More than 350,000 people are diagnosed with cancer each year, and 30 years ago just one in four people would have survived for 10 years.

But radical advances over the past decade have seen the number of people surviving for at least a decade rise to 50 per cent and the team at The Crick want to make that 75 per cent in the next 15 years.

Prof Charlie Swanton, of the Cancer Evolution and Genome Instability Laboratory, said that the ability now to sequence tumours was heralding a new era of medicine tailor-made for a patient.

"It's a very exciting time. The technology available to us now is just incredible. We're able to sequence the genome of a tumour, understand its micro-environment, how it metabolises, what cells are controlling the tumour, and how those can be manipulated. Using the body's own immune cells to target the tumour is elegant because tumours evolve so quickly there is no way a pharmaceutical company can keep up with it, but the immune system has been evolving for over four billion years to do just that."

Tumours evolve in a branched way, like trees, but scientists have recently found immune cells in their "trunks", which could be crucial to battling the disease from the base up.

Next year, Prof Swanton's team is beginning trials to see if ramping up those specific cells could be effective in fighting lung cancer. He added: "We will be expanding those immune cells from the patient's tumour in the lab and giving them back to the patient in hopefully overwhelming numbers to tackle the tumour at its trunk.

"It's personalised medicine taken to the absolute extreme. Each patients have a unique therapy, it's pretty much impossible to have the same treatment because no two tumours are the same."

The team is also studying a group of people known as "elite controllers", who have genetic mutations that prevent them developing cancer. In mice which have been genetically engineered to have the same mutations, it is almost impossible to induce skin cancer.

"One of the pivotal breakthroughs in HIV was the recognition of people with elite controllers who had mutations in receptors which rendered them resistant to infection and that changed the landscape utterly," added Prof Hayday.

"We have a group in Sardinia who have a conspicuously low rate of cancers. Despite the suffering that continues to plague the oncology wards, the family, the friends, the basis for optimism is extraordinary.

"I would go so far as to say that we might reach a point, maybe 20 years from now, where the vast majorities of cancers are rapidly treated diseases or long-term chronic issues that you can manage. And I think the immune system will be essential in doing that.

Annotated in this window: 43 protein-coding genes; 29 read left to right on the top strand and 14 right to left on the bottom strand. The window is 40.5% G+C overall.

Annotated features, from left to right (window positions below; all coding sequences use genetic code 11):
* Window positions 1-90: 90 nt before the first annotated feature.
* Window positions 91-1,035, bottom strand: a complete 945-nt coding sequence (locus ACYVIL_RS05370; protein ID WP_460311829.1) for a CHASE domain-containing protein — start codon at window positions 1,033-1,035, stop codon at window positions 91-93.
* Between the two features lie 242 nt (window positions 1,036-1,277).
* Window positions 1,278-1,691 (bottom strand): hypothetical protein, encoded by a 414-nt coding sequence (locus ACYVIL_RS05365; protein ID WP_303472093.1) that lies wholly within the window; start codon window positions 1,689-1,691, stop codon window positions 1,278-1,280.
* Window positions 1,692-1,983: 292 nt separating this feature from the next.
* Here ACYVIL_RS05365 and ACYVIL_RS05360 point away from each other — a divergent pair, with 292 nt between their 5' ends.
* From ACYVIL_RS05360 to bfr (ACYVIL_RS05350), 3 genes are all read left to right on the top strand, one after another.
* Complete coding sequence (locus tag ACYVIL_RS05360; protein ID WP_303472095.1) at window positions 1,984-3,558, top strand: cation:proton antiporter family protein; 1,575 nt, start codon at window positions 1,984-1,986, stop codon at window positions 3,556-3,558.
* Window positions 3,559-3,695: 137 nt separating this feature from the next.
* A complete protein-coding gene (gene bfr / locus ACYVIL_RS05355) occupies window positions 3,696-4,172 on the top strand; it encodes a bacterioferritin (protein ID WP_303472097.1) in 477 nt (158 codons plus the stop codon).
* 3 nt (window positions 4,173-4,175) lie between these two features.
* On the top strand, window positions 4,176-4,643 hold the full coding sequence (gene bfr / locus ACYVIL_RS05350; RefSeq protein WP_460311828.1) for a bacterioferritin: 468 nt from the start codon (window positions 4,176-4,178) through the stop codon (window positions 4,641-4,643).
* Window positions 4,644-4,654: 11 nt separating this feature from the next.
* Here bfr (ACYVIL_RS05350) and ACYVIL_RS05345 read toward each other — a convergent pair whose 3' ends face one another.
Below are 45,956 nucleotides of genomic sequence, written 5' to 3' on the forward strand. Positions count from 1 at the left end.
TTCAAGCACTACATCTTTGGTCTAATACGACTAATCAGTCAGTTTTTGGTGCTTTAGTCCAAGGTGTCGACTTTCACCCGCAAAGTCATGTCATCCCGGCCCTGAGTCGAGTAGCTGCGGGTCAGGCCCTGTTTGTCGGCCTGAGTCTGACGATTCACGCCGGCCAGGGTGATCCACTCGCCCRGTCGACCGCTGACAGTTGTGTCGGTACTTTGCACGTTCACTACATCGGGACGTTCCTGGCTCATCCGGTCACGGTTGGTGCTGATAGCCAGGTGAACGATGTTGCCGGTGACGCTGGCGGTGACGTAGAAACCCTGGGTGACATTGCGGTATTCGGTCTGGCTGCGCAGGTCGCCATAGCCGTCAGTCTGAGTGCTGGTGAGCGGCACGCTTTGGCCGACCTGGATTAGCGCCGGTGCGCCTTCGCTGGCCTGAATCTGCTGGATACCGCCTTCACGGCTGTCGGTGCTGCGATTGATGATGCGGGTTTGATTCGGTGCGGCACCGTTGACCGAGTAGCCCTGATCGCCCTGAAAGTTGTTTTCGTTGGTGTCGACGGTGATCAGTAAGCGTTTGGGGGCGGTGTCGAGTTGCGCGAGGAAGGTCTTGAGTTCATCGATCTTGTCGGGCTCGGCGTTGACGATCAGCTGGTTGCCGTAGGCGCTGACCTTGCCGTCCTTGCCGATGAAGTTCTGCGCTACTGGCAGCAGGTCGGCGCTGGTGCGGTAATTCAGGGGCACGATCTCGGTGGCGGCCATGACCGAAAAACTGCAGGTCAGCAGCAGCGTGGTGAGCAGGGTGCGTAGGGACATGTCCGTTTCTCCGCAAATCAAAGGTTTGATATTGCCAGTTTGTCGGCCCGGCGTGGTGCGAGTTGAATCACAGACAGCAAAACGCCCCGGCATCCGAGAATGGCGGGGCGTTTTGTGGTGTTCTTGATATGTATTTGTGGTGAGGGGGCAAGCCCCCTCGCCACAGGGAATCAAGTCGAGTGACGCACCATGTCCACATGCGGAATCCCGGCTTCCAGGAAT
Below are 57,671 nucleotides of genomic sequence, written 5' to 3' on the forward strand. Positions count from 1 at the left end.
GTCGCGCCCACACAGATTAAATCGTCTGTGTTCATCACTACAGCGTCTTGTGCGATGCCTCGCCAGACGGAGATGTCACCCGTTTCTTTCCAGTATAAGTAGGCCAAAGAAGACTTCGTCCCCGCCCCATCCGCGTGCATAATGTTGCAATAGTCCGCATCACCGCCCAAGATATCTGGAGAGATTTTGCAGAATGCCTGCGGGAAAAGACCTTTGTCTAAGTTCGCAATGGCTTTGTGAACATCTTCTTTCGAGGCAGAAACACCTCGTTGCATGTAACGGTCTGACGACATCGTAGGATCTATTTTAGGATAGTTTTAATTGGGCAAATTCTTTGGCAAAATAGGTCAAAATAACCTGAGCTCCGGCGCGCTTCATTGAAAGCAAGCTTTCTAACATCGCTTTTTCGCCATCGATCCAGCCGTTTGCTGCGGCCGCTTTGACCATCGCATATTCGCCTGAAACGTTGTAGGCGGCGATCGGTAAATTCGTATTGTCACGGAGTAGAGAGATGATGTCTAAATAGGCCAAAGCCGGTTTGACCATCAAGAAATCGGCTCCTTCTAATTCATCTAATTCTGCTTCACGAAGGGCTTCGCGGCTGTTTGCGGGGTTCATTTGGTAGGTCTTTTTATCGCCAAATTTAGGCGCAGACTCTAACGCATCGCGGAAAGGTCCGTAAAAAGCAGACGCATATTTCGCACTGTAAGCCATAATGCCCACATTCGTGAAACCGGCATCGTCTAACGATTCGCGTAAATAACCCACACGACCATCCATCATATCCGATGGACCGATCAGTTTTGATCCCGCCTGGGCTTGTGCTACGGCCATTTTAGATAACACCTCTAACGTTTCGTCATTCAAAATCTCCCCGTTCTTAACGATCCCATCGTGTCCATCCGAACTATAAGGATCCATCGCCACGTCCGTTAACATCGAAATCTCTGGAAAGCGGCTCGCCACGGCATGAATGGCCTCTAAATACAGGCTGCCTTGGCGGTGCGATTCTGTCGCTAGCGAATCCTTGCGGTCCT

"Between 1980 and 2010, 519,000 cancer deaths were avoided because of cancer research. If that's not a note for optimism I don't know what is."

Prof Swanton added: "Bear in mind 30 years ago that was one in four so survival has doubled in my lifetime and I think it will double again over the next 30 years. The future is incredibly bright."

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Dec 29, 2018 01:28PM Lumpie wrote:

COMMENTARY - 28 Dec 2018

Complexity 'Biggest Challenge' of Metastatic Breast Cancer

https://www.medscape.com/viewarticle/906926?src=wn...

Interesting discussion of tumor heterogeneity, treatment approaches and resistance. Discussion of liquid biopsies and tool for monitoring treatment, progression and tumor changes. Particularly, it discusses research presented at the 2017 San Antonio Breast Cancer Symposium which showed that positive CTC assays translated into an 18-fold increased risk for recurrence. Researchers are also looking at whether ctDNA can be used to assess treatment efficacy. "...the question is: Does having something abnormal in your blood mean you're very likely to be recurring or does it mean you still have dormant cells? And does having nothing in your blood mean you can safely stop taking therapy?" Despite the ongoing open questions, several studies have suggested that ctDNA testing can be used to identify targetable mutations linked to metastatic breast cancer up to 8 months before recurrence. Researchers are "in the process of designing trials where we might identify patients who have occult disease by some assays and then treat the patient" once any subclinical disease has been ruled out.

Another avenue of research that is beginning to bear fruit is in understanding the molecular mechanisms that drive metastasis. In 2016, the Condeelis group published a paper showing that the tumor cells intravasate into the circulation only at tumor microenvironment of metastasis (TMEM) sites. They have developed a triple immunostain that can identify these sites. Their stain, which has a high level of validity on digital pathologic analysis, has now been licensed to a company. Another group is now testing the oral kinase inhibitor rebastinib, as it has been shown to ....block intravasation at the TMEM sites. They have also done work ... showing that, when you treat patients with chemotherapy...it damages the microenvironment, and ... although the tumors are shrinking, they're becoming more efficient in metastasizing."

How will this affect clinical practice? For women who have finished treatment for early stage BC, "right now...no guideline body in the world recommends any kind of special follow-up other than clinical follow-up and routine age-appropriate mammography screening." "Maybe the time has come to readdress that in clinical trials, and that's what we hope to do in the near future."